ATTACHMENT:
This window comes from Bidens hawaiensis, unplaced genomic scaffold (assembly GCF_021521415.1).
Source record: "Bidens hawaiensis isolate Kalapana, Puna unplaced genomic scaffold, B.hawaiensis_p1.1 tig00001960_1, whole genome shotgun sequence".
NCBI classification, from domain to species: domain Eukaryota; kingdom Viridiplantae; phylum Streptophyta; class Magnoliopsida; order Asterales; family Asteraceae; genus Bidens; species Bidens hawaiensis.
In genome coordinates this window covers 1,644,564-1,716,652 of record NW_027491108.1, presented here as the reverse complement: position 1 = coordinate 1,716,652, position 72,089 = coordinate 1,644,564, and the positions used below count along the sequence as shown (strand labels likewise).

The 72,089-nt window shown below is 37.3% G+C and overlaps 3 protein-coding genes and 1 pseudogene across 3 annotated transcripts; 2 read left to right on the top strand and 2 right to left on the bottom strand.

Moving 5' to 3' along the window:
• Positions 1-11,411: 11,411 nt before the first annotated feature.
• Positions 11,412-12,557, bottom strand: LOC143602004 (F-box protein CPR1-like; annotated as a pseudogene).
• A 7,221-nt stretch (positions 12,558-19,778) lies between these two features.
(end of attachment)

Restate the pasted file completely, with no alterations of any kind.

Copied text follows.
This window comes from Bidens hawaiensis, unplaced genomic scaffold (assembly GCF_021521415.1).
Source record: "Bidens hawaiensis isolate Kalapana, Puna unplaced genomic scaffold, B.hawaiensis_p1.1 tig00001960_1, whole genome shotgun sequence".
NCBI classification, from domain to species: domain Eukaryota; kingdom Viridiplantae; phylum Streptophyta; class Magnoliopsida; order Asterales; family Asteraceae; genus Bidens; species Bidens hawaiensis.
In genome coordinates this window covers 1,644,564-1,716,652 of record NW_027491108.1, presented here as the reverse complement: position 1 = coordinate 1,716,652, position 72,089 = coordinate 1,644,564, and the positions used below count along the sequence as shown (strand labels likewise).

The 72,089-nt window shown below is 37.3% G+C and overlaps 3 protein-coding genes and 1 pseudogene across 3 annotated transcripts; 2 read left to right on the top strand and 2 right to left on the bottom strand.

Moving 5' to 3' along the window:
• Positions 1-11,411: 11,411 nt before the first annotated feature.
• Positions 11,412-12,557, bottom strand: LOC143602004 (F-box protein CPR1-like; annotated as a pseudogene).
• A 7,221-nt stretch (positions 12,558-19,778) lies between these two features.